When I contacted officials, the police issued out a missing car report and that was that; from there it became a waiting game. My apartment landlords, however, were less than helpful; they had no idea what happened, and because they don’t fund any form of security on their sites — such as security patrolling our ungated community at night or even just camera installation — there was nothing that could be done on their end. 

Not even a month later on Jan. 26 my boyfriend Carl, who lives with me, had his work van broken into and all his tools stolen on the same lot. We didn’t even bother notifying the police or our apartment that time; we kind of just knew nothing could be done about it.

One thing I began questioning the day my car was stolen was the overall safety of my neighborhood. Was Lakewood always this bad, or has COVID and quarantining simply made some people become desperate thieves? It turns out, there is in fact a trend between the two, according to data provided by neighborhoodscout.com.

Residents in Lakewood have a one and 22 chance of becoming a victim of either violent or property crimes as of 2020, with crime rates ranging around 46 per one thousand residents. With this, Vanessa Misciagna from King5 News also reports a rise in homicides in Tacoma during 2020, with these statistics not being seen since the early 90’s.

It is possible that part of the reason for the spike in crime is reactionary to a number of misfortunes caused from quarantining. Jason Rantz from MyNorthwest speculates that crime rates have increased due to a lack of people outside due to restrictions.

“When you look at the precincts most impacted by the burglaries, they tend to have normally busy business districts,” Rantz stated. “But at a time where there is no one around, they’re easier targets for burglaries.”

While crime rates may have gone up due to the window-of-opportunity increasing itself for criminals, I feel as though there is more to why this is happening. Since COVID began, it was mass reported that many individuals were put out of work due to restrictions. 

According to PewSocialTrends.org and the Center of Budget and Policy Priorities, around 25 million Americans have filed for unemployment, with this number only continuing to increase as time passes. “Overall, one-in-four adults have had trouble paying their bills since the coronavirus outbreak started,” PST stated.

With this information in mind, it makes sense that more desperate behaviors and crimes of theft have begun to increase. Many people are most likely simply trying to make ends meet, and thus may have gone to stealing from their own communities as a way to survive.

Despite the hardships many of us are facing during these times however, I find theft amongst our community to be highly deplorable and inexcusable. Job loss or even death in one’s family does not give one the right to steal one’s property or harm another individual. I myself have been struggling with keeping up with rent and small bills that I’ve never had issues with paying before, but I have not used this struggle to further disadvantage others.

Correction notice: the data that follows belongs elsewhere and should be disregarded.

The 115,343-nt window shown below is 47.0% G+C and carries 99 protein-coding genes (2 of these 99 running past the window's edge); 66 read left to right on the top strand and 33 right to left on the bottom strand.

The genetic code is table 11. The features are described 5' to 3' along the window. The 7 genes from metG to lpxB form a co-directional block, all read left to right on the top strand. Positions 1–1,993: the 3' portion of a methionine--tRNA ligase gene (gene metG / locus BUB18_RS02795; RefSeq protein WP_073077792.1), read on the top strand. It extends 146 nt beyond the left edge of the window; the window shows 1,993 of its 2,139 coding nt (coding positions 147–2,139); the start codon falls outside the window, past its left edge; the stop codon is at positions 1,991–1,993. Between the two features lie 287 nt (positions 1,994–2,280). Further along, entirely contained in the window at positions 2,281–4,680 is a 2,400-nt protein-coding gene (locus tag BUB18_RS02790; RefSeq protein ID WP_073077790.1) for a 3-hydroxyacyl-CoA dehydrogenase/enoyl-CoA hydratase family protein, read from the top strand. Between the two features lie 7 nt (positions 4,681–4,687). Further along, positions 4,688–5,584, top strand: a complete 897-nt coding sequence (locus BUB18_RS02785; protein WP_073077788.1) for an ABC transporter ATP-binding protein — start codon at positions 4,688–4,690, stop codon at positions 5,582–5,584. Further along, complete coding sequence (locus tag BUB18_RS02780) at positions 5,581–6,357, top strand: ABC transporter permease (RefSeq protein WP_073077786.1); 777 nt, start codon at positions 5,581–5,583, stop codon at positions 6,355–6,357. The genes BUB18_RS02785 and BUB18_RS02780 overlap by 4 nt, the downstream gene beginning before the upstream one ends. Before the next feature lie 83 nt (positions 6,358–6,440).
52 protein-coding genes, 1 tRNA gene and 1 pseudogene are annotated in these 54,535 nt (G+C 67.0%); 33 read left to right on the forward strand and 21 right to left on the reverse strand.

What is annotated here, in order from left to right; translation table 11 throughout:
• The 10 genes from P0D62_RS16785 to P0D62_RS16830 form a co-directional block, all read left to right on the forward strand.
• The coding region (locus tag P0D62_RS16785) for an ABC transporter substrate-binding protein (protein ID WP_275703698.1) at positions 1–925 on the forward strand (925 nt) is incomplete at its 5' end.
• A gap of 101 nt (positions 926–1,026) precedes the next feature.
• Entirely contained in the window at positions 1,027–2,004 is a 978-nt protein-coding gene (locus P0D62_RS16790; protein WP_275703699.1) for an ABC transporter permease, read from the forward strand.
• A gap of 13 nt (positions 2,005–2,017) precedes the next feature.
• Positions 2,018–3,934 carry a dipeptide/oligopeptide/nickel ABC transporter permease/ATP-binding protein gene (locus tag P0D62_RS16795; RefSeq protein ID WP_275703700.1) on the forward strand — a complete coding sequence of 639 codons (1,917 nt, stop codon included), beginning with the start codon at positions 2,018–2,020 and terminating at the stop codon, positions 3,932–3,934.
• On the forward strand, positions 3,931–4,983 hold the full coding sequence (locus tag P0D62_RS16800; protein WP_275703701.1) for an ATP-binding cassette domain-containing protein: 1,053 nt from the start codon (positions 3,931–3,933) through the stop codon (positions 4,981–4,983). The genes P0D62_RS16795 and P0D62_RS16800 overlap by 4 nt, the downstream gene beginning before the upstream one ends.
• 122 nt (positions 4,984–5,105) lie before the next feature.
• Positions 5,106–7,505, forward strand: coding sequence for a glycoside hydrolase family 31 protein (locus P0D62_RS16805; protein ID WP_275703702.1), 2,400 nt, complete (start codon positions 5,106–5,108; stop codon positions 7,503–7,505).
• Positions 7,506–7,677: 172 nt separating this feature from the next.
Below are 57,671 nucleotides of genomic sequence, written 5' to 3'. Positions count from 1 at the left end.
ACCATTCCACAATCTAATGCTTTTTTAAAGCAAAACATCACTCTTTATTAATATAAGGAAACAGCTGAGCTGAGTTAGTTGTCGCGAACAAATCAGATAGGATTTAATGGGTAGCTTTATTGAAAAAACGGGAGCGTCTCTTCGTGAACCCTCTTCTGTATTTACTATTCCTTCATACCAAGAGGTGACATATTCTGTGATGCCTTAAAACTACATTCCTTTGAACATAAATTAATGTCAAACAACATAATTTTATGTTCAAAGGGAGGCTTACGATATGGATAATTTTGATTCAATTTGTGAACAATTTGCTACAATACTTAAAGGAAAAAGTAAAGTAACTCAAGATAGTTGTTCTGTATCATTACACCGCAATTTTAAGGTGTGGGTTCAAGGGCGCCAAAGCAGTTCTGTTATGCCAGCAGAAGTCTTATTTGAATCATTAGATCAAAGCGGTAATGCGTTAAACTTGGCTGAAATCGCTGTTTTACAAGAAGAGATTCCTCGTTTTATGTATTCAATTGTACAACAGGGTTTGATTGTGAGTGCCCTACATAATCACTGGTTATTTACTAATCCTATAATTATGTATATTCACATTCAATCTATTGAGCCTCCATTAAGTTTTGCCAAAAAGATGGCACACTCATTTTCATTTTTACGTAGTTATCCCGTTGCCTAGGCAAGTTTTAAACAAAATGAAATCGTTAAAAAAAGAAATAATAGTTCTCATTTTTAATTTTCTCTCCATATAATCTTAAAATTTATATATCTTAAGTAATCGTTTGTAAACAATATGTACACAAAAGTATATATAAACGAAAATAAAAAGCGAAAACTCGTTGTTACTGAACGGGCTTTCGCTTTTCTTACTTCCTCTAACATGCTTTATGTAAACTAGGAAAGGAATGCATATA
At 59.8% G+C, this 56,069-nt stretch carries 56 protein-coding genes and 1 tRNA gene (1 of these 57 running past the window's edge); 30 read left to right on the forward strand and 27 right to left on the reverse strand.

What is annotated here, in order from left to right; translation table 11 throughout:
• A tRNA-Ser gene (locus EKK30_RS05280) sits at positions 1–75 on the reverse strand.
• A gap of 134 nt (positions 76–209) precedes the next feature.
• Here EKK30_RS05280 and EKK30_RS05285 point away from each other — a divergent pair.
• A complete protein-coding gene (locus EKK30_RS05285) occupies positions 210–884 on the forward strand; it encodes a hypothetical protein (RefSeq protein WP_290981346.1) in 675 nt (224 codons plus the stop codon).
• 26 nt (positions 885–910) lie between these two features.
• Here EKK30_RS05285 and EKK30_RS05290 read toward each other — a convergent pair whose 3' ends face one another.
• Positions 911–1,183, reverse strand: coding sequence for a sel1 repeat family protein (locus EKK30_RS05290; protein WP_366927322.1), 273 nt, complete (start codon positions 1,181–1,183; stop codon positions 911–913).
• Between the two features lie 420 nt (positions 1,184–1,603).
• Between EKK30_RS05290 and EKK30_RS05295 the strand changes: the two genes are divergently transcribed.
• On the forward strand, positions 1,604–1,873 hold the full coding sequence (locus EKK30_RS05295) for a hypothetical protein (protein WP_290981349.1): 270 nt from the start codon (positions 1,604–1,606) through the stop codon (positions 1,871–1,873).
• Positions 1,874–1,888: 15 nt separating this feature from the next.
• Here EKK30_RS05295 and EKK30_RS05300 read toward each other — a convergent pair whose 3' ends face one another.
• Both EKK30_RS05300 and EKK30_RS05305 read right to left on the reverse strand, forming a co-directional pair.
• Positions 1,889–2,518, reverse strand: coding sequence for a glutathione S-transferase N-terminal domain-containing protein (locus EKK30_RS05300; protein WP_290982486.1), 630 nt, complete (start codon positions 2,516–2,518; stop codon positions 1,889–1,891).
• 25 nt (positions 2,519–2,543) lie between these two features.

The area of Lakewood I lived in wasn’t immune to crime, but I never thought I’d be a victim to it. But what hurt most was how helpless and violated the incident left me feeling. In a way, it felt as though the theft were my own fault and absolutely unpreventable.

Days after my car was stolen, I felt as though the last slither of my motivation for that horrid year had finally given way. I felt I couldn’t focus on work and I ended up dropping my fall classes due to all the stress. While my insurance company was very supportive of the incident, I still couldn’t shake the fact that I’d been robbed and something that was once mine was probably gone for good.

I never ended up getting my car back; it was filed as a loss and to this day I am still car shopping. But what this incident has truly left for me, is the idea that justice and resources for crime-related concerns during the pandemic feel minimal. 

Calling 911 and contacting the police, while being something you should absolutely do if faced with a crime, won’t magically fix the situation. But if there’s anything the year 2020 has taught me, it’s that this year is truly unnatural and I am not the only one being affected negatively by it.

Some advice I had to tell myself that day is that things can happen that are out of my control, but regardless I have to continue doing what needs to be done in my life. It took me a few weeks to get out of my funk, but I’ve since been taking classes again and working normally, thanks to the support of my family. 

Finding that motivation isn’t a quick process by any means, but it’s something that just has to be done during this pandemic.

Pierce College Athletic’s Road to Recovery

Pierce College reopens sports and practices on campus following a 2020 press release

In a press release on Dec. 13, 2021 the Northwest Athletic Conference confirmed that all sports would return to play during the Winter quarter. After competition was suspended on March 17, 2020, no NWAC programs have stepped on the field together in official contests. The Covid-19 pandemic has barred student-athletes from competing and practicing when some programs haven’t competed since fall of 2019.

During the first week of February, all Pierce College sports were up and running, beginning their safe return to play. This marks the first time that all sports have competed during the same quarter, which adds pressure to scheduling and safety measures.